These words may also refer to many other political systems where public hearings occur. Effective deliberation can but may not necessarily affect the quality of decisions by making them more legitimate.85 Obviously, public hearings do not automatically contribute to better law; however, if treated seriously, they may justify the accepted measures (according to R. Forst' theory) and also make the regulations more adjusted to a concrete situation—at least they reveal selected legal problems. Without any doubt, the success of deliberative democracy depends upon the political culture of the society and on the actors in the political scene. The public hearing, a tool of this type of democracy, requires a reciprocal dialogue between its participants and their readiness to reach a reasonable compromise. Unfortunately, a significant obstacle to the real impact of the public hearing is, as has been already been determined in the scholarly literature, the frequent failure of government

79 See n. 43 op. cit. at 18.

80 However, experience provides many examples in which public hearings have exceeded their informative function in the German legal system (see n. 29 op. cit. at 95.).

81 See n. 55 op. cit. at 122.

82 Loewenberg (1969) at 390.

83 See n. 37 op. cit. at 107.

84 See n. 55 at 124-125.

85 Gambetta (1998) at 23-24.

officials to perceive members of the general public as equals. As a consequence, it is difficult for citizens to share authority or decision-making power and to effectively assert their ideas.86 The optional nature of public hearings (even when a high number of applicants have expressed their interest in the event) or hearings with the participation of only the invited entities may be perceived as a serious flaw.87 In this context, the introduction of mandatory public hearings in some situations can constitute a possible measure. One cannot however forget that there are also possible dangers associated with the described method of participatory democracy, especially in the context of 'elite capture' mentioned above. Apart from the undesirable pressure of lobbyists on lawmakers who may only act in defence of their egoistic interests, never-ending discussions may cause inertia in legislative procedures, making them incapable of responding to the current challenges in society.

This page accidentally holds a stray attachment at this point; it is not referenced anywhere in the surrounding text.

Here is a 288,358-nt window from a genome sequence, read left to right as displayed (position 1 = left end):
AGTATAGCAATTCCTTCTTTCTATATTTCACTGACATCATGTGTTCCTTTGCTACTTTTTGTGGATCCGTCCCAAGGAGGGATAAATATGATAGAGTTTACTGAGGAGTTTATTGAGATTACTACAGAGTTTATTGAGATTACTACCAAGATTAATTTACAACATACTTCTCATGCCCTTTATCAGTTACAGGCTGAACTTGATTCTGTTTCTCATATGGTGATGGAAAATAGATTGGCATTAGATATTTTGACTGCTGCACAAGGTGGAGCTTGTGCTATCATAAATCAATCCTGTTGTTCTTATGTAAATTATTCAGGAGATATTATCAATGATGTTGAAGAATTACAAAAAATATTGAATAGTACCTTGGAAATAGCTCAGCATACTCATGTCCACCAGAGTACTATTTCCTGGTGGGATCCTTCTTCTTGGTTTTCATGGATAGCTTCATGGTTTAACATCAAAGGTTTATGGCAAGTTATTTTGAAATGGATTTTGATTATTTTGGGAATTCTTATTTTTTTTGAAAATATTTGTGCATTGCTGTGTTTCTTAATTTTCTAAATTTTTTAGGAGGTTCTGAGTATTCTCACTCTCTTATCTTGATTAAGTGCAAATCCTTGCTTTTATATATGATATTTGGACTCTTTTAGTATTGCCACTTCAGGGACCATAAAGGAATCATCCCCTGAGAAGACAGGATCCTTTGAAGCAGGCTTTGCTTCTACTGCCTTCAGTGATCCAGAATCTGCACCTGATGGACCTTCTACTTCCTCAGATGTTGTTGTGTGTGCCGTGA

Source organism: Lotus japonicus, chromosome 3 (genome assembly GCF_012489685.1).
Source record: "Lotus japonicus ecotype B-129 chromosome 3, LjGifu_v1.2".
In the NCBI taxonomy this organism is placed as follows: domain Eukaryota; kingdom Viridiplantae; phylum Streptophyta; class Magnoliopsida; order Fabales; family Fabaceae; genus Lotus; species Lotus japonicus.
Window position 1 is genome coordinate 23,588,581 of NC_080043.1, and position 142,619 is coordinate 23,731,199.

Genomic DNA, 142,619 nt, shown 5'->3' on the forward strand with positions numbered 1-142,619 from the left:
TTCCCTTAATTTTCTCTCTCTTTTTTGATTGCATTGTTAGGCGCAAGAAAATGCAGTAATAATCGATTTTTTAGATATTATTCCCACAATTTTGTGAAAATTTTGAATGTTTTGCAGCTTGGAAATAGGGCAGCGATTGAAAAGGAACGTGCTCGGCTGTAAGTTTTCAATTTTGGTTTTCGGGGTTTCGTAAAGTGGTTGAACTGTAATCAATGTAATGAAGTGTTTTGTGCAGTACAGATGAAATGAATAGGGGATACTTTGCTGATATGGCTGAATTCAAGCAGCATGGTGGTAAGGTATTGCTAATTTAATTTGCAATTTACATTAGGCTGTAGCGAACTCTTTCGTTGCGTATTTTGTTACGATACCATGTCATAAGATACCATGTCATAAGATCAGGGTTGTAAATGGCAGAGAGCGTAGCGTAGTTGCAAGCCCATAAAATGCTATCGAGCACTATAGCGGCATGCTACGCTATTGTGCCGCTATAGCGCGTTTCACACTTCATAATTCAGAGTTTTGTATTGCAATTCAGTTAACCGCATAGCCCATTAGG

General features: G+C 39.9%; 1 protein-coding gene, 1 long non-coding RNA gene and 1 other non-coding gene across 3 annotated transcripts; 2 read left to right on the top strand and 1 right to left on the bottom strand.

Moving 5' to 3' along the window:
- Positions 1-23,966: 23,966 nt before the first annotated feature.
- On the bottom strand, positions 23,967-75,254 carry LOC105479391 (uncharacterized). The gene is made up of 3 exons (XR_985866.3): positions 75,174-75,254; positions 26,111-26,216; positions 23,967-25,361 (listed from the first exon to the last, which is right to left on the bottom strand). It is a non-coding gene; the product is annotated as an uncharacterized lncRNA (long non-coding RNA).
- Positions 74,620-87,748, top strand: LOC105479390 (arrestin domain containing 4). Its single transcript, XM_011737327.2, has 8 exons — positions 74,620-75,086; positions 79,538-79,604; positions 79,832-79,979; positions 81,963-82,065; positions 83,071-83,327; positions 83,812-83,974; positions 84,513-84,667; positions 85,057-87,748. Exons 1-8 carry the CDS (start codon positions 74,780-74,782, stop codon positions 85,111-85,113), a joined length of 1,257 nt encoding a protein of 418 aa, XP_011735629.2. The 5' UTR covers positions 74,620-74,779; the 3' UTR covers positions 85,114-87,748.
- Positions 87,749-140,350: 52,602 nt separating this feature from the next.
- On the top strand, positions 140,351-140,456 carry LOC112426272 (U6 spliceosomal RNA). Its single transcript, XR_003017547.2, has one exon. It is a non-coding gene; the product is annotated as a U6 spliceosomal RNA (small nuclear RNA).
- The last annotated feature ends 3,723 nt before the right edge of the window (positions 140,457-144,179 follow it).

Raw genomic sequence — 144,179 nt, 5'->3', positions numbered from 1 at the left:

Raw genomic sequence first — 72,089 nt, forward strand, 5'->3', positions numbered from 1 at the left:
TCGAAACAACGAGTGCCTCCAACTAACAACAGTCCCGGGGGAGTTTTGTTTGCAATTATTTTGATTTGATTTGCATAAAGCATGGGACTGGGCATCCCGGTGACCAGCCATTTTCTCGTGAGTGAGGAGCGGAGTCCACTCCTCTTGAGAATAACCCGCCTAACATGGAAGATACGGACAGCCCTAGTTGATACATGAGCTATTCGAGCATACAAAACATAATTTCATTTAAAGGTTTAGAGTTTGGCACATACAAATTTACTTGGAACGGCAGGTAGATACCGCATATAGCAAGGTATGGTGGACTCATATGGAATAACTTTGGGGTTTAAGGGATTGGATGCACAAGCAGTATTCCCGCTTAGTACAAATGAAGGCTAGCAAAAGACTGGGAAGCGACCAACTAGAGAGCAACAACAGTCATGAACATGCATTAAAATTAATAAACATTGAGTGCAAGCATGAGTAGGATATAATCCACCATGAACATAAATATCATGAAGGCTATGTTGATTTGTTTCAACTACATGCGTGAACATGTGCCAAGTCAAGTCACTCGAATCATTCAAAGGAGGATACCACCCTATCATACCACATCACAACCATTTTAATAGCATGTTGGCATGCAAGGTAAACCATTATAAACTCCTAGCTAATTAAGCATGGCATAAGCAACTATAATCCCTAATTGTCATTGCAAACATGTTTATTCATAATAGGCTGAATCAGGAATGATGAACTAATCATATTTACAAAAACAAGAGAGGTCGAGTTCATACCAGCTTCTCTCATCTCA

Generally, there are no rules specifying a method for the application of the materials gathered in public hearing procedures. In the Polish Sejm, the minutes constitute an official record of the proceedings of committee debates.88 In the Standing Orders of the Polish Senate, there is a provision, which at least theoretically, provides a better guaranty that the results of a public hearing will be considered in additional parliamentary work. Article 80a, paragraph 7 stipulates that commissions must take positions on remarks submitted during a public hearing, present the conclusions drawn from them and, when necessary, show the reasons why they were not considered. This information must be placed on the Senate's website. In the US, after the completion of a public hearing, a committee or subcommittee prepares an opinion expressing support for the information gained in a public hearing without introducing any changes, or it may propose a newly drafted document. In its opinion, a committee may also present a motion to stop the proceeding based on the information obtained in the public hearing.89